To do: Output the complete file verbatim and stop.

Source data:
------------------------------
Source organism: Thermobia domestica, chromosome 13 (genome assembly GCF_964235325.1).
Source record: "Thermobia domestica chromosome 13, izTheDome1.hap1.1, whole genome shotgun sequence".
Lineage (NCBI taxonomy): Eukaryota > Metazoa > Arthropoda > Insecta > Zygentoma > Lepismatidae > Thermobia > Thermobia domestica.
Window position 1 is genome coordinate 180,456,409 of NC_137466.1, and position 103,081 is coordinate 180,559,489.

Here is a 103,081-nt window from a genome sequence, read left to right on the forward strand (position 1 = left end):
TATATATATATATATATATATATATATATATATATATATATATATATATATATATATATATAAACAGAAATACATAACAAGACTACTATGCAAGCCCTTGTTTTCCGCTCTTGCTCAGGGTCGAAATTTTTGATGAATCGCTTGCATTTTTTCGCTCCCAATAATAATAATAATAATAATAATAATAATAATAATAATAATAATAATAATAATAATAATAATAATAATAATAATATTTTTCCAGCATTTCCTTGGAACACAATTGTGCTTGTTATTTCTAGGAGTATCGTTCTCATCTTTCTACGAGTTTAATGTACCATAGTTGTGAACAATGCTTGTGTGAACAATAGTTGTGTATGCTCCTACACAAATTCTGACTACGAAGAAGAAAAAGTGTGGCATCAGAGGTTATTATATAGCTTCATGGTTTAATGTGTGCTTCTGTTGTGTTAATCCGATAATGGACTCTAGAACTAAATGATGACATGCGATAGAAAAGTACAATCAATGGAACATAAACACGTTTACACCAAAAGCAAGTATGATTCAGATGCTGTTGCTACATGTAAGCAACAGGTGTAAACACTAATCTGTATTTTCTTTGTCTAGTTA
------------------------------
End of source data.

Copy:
Source organism: Thermobia domestica, chromosome 13 (genome assembly GCF_964235325.1).
Source record: "Thermobia domestica chromosome 13, izTheDome1.hap1.1, whole genome shotgun sequence".
Lineage (NCBI taxonomy): Eukaryota > Metazoa > Arthropoda > Insecta > Zygentoma > Lepismatidae > Thermobia > Thermobia domestica.
Window position 1 is genome coordinate 180,456,409 of NC_137466.1, and position 103,081 is coordinate 180,559,489.

Here is a 103,081-nt window from a genome sequence, read left to right on the forward strand (position 1 = left end):
TATATATATATATATATATATATATATATATATATATATATATATATATATATATATATATAAACAGAAATACATAACAAGACTACTATGCAAGCCCTTGTTTTCCGCTCTTGCTCAGGGTCGAAATTTTTGATGAATCGCTTGCATTTTTTCGCTCCCAATAATAATAATAATAATAATAATAATAATAATAATAATAATAATAATAATAATAATAATAATAATAATAATAATATTTTTCCAGCATTTCCTTGGAACACAATTGTGCTTGTTATTTCTAGGAGTATCGTTCTCATCTTTCTACGAGTTTAATGTACCATAGTTGTGAACAATGCTTGTGTGAACAATAGTTGTGTATGCTCCTACACAAATTCTGACTACGAAGAAGAAAAAGTGTGGCATCAGAGGTTATTATATAGCTTCATGGTTTAATGTGTGCTTCTGTTGTGTTAATCCGATAATGGACTCTAGAACTAAATGATGACATGCGATAGAAAAGTACAATCAATGGAACATAAACACGTTTACACCAAAAGCAAGTATGATTCAGATGCTGTTGCTACATGTAAGCAACAGGTGTAAACACTAATCTGTATTTTCTTTGTCTAGTTA